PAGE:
The clock hands will slip forward tonight. Time melts.
Winter's ghost sings in the night wind. Another new moon is nearly begun.
When two new moons fall in one month, the second is called a black moon. It makes a cauldron of the sky, fills it with unknown things, with a power to catalyst.
We can write phenomenal lists.
We can think of all that we wish; entireties of other lives; swimming, dreaming, in unbounded dark.
Morning comes as a brink.

Friday, 28 March 2014

Rain-Damp, On The 510 Bus

There's a particular type of cold to be found at bus stops: whether rain damped or wind chilled or bit with ice. It fosters a particular type of appreciation for the thick piled fabric of the bus seat cover. The fabric pattern is avant-garde, brightly coloured.
The bus doors are open. Onions are frying, over at the Gong Fu Kitchen. The driver waits for an elderly couple to recover suitcases from a taxi. He steps out to lift the cases in, while they worry that the taxi driver has left without a tip: I meant to give him something, the lady sighs. They look for their bus passes, synchronised. I never would have thought of the bus, the lady sighs, but eight quid it saves. She shows her pass. Her husband nods and holds out her cardigan sleeves so she can slip her arms in and warm up. The driver asks them which stop; there are two in their village. The second one, they say. He is a foreigner, the lady notes as they sit down, for no discernible reason.
At the rear of the bus a man speaks, softly, to himself. The bus rumbles, loud. Rain rolls horizontal over wide windows. The lady unfolds a plastic rain hood to tie over her hair. She will go home and brew a pot of tea: they will have a tea cozy to keep their brew hot. They thank the driver, waddle the cases off: I will need my mac, she says, and thank you so much. The bus doors close.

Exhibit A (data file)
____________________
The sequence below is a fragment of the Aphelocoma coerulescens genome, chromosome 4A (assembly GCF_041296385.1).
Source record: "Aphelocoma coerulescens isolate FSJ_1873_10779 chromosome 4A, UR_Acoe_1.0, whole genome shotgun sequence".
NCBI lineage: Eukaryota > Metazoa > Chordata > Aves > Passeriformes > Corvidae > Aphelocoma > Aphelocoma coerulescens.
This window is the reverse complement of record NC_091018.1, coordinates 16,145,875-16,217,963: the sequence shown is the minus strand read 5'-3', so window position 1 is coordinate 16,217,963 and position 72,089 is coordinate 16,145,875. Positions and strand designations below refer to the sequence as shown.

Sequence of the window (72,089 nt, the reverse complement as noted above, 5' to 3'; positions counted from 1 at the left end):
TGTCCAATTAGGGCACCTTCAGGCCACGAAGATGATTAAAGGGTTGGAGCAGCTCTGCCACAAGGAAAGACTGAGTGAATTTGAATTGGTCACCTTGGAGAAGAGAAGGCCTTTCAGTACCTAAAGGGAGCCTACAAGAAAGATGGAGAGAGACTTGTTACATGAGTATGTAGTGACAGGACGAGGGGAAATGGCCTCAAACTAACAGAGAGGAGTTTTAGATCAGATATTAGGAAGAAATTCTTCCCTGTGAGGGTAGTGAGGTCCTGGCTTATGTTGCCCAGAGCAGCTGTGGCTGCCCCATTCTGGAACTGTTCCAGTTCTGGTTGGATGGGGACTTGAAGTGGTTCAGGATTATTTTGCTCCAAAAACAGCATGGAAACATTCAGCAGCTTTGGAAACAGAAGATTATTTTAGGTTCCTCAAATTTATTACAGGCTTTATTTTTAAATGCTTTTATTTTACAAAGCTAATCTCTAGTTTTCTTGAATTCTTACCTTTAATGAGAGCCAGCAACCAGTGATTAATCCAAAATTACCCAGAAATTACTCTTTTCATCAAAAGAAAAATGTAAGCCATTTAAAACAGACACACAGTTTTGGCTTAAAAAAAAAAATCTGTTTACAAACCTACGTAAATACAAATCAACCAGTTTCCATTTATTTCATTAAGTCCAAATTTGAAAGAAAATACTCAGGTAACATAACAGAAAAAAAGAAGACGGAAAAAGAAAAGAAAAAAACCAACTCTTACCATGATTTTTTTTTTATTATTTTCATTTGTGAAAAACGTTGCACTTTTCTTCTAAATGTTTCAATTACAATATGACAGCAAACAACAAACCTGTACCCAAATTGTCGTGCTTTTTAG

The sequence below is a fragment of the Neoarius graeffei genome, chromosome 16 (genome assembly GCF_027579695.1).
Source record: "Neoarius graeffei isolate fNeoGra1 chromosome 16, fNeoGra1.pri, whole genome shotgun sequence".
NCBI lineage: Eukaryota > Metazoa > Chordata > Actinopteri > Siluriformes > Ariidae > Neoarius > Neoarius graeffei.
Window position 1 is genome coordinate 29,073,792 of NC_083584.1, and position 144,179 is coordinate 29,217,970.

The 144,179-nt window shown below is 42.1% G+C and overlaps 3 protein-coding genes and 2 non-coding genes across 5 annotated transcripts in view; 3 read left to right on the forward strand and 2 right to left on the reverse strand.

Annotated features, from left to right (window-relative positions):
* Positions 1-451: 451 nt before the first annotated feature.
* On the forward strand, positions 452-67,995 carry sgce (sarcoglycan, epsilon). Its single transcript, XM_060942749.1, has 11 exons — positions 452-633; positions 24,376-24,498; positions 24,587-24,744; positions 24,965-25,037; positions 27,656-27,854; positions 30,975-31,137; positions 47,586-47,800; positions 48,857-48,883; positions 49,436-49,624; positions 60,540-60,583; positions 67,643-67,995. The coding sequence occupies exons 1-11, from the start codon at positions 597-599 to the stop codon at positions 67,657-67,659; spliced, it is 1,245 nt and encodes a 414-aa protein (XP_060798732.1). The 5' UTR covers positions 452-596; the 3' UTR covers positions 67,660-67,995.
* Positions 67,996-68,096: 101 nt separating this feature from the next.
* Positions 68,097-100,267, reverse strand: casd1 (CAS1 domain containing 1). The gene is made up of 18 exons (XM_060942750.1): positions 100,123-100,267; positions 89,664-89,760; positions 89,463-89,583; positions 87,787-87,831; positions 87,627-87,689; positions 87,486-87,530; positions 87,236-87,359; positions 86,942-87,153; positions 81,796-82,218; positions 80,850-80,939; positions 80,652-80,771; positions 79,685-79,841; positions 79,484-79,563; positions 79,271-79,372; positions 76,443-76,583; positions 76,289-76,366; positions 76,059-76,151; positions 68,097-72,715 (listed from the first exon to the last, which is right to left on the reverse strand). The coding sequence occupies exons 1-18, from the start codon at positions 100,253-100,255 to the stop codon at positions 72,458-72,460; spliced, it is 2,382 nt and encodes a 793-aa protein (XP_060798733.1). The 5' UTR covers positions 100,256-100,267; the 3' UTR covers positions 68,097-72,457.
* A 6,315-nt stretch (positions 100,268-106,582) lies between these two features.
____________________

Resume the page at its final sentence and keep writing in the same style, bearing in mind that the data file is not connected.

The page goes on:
I like this bus. It goes just fast enough to fright me. Everyone smiles and there's no sense of dystopia: just the usual messy sort of life made of things that went right, or didn't.

Approaching the A-Z, Uncertainly

Fabulous mug found via Pinterest:

In April a chunk of the blog-populace play a game called the A-Z Challenge. Everyday but not Sundays we write posts that follow the alphabet: a 26 day commitment. Some prepare in advance and I am in the other group. All groups do their best to visit and engage with as many other bloggers as is feasible. This year although I cannot commit to a topic- it's just not how I like to work- I have decided that my game rules are to open a dictionary to the relevant letter, close my eyes and point. Those words will be the title and starting point for each of the alphabet days. That should be just enough structure to keep the task in hand and not let it smother me. The right kind of uncertainty.